Pauline E. Hopkins (1859–1930) came to prominence in the early years of the twentieth century as an outspoken writer, editor, and critic. Frequently recognized for her first novel, Contending Forces, she is currently one of the most widely read and studied African American novelists from that period.
While nearly all of Hopkins’s fiction remains in print, there is very little of her nonfiction available. This reader brings together dozens of her hard-to-find essays, including longer nonfiction works such as Famous Men of the Negro Race and The Dark Races of the Twentieth Century, some of which are published here for the first time in their entirety.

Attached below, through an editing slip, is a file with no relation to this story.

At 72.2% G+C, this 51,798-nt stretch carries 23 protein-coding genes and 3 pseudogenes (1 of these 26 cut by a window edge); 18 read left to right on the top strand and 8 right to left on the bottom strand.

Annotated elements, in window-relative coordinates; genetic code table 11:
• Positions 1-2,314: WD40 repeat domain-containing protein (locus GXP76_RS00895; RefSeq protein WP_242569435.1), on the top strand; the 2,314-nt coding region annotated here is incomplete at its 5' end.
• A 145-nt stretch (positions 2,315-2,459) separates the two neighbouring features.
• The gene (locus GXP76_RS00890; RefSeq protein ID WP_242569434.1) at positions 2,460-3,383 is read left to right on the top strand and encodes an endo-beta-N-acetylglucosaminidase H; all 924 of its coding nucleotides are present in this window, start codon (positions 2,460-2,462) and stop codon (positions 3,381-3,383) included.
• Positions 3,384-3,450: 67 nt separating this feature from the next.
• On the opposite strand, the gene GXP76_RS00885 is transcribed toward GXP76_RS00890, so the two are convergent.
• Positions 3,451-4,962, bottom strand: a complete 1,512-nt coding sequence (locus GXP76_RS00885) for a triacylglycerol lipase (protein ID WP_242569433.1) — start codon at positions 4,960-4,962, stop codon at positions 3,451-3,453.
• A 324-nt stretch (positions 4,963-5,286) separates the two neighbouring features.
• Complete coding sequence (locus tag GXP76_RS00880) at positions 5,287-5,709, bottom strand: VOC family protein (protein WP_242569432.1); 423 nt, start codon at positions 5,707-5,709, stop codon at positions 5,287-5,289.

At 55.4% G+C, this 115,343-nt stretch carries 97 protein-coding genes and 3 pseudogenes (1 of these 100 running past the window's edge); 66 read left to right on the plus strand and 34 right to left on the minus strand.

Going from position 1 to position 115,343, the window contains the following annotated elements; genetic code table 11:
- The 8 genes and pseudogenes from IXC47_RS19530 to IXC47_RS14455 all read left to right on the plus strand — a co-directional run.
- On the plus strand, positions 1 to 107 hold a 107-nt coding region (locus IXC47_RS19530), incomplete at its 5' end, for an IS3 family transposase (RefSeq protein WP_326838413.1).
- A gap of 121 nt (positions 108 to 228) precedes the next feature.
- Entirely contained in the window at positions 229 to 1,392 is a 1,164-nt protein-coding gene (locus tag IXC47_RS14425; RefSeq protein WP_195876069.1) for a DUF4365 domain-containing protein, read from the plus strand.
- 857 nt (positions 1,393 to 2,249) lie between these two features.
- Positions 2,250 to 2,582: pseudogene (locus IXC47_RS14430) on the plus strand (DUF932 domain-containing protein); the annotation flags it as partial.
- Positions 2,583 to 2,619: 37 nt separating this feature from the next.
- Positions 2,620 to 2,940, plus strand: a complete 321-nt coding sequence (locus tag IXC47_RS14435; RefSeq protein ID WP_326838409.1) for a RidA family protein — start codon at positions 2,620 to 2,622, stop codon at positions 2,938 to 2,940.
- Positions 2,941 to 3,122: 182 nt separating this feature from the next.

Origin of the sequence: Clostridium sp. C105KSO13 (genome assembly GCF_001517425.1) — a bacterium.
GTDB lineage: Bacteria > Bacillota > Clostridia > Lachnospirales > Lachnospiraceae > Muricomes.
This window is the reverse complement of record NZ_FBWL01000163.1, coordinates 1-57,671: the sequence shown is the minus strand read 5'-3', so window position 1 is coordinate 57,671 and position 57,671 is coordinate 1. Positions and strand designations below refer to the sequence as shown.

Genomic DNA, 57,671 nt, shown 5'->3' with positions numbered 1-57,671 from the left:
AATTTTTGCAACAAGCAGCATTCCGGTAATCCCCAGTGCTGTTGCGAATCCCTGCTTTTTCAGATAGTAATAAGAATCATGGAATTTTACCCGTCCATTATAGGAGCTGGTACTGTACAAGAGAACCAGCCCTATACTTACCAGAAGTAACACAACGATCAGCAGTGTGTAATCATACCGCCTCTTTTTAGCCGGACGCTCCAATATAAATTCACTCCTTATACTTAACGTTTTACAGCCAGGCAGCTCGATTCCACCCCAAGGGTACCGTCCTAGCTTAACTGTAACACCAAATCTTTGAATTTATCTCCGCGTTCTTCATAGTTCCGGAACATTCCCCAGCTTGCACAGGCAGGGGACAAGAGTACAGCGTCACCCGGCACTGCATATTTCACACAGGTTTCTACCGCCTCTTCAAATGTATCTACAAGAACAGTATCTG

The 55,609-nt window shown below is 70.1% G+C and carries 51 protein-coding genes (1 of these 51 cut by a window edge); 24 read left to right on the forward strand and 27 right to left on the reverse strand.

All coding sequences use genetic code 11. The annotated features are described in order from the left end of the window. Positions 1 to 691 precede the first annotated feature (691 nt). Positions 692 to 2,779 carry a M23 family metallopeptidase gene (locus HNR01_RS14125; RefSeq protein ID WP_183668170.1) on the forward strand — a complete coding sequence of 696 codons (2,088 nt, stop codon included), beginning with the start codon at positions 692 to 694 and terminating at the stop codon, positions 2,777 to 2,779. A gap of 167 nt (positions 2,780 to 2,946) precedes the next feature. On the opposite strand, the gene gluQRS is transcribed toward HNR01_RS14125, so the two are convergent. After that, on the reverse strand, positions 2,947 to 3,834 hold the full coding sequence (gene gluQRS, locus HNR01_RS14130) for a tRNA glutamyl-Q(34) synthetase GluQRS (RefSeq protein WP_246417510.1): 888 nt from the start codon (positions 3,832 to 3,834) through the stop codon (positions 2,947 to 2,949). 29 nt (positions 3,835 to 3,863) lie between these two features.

Through these works, along with two juvenile essays from the 1870s, a personal letter, and two speeches, readers encounter a voice that is committed to constructing an international discourse on race, recovering the militant abolitionist tradition to combat Jim Crow, celebrating black political participation during and after the Reconstruction era, articulating the connections between race and labor, and insisting on equal rights for women. Hopkins’s writing will challenge contemporary scholars to rethink their understanding of black activism and modernity in the early twentieth century.